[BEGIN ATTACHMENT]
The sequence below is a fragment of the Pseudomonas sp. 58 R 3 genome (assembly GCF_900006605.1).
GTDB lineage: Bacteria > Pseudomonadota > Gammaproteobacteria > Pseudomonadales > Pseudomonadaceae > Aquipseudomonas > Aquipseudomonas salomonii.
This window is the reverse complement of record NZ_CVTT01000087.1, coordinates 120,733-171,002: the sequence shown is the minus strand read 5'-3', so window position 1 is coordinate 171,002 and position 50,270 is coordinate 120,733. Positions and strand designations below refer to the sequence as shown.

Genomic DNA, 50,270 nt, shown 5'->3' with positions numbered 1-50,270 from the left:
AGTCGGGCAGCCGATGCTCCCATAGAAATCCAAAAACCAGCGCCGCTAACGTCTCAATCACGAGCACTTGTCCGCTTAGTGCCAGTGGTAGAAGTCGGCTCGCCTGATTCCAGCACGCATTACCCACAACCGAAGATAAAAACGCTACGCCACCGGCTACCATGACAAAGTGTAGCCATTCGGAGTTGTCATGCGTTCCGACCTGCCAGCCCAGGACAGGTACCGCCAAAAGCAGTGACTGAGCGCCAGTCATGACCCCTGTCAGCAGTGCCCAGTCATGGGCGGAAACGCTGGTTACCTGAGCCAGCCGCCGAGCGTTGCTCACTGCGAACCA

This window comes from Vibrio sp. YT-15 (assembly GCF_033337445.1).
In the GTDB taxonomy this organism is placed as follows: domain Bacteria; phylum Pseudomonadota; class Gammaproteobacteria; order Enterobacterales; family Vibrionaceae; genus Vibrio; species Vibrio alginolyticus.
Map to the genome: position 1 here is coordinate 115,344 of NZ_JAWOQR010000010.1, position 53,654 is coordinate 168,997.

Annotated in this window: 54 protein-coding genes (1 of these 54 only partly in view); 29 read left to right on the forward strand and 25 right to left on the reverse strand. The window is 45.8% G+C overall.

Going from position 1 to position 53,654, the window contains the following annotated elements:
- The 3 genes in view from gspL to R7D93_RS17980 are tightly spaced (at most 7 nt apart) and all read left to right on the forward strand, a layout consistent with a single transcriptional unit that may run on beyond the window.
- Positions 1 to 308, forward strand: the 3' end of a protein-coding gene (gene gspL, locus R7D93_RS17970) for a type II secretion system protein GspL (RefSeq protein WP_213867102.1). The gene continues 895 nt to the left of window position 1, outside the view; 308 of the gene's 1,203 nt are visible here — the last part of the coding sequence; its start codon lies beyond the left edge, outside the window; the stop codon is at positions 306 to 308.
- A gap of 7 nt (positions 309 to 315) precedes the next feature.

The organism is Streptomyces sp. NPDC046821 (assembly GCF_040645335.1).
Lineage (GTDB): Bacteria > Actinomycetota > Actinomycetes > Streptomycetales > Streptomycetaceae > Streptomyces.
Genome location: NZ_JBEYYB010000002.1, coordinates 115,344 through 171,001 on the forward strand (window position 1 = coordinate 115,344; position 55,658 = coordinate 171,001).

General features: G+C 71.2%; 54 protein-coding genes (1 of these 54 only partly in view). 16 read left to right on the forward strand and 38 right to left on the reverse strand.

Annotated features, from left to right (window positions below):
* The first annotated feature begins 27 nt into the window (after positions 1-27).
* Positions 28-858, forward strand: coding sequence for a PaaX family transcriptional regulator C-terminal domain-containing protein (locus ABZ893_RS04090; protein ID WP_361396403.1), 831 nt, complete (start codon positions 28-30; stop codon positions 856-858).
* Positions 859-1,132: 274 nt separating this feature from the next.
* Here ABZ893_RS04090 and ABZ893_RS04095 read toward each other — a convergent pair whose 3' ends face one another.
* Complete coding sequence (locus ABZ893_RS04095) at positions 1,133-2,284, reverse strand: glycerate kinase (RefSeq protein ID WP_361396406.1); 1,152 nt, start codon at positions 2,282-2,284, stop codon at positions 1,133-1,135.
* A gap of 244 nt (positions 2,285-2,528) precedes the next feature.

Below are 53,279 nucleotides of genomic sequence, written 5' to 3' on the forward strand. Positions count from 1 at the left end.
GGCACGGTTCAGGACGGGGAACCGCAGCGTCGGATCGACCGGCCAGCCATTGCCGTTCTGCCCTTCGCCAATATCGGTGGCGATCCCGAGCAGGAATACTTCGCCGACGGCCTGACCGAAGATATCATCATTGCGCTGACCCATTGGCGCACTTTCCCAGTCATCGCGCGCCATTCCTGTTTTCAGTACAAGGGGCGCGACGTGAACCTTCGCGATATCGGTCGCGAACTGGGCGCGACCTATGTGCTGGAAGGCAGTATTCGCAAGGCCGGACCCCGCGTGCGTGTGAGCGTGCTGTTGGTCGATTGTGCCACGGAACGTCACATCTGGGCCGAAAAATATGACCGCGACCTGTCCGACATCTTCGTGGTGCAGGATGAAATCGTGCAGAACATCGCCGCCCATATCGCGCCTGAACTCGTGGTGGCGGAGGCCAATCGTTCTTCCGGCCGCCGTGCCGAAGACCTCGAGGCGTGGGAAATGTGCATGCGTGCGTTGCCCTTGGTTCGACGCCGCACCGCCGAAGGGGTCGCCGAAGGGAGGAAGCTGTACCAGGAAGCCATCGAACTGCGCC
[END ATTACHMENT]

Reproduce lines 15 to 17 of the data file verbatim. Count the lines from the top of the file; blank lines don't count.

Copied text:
Lineage (GTDB): Bacteria > Actinomycetota > Actinomycetes > Streptomycetales > Streptomycetaceae > Streptomyces.
Genome location: NZ_JBEYYB010000002.1, coordinates 115,344 through 171,001 on the forward strand (window position 1 = coordinate 115,344; position 55,658 = coordinate 171,001).

General features: G+C 71.2%; 54 protein-coding genes (1 of these 54 only partly in view). 16 read left to right on the forward strand and 38 right to left on the reverse strand.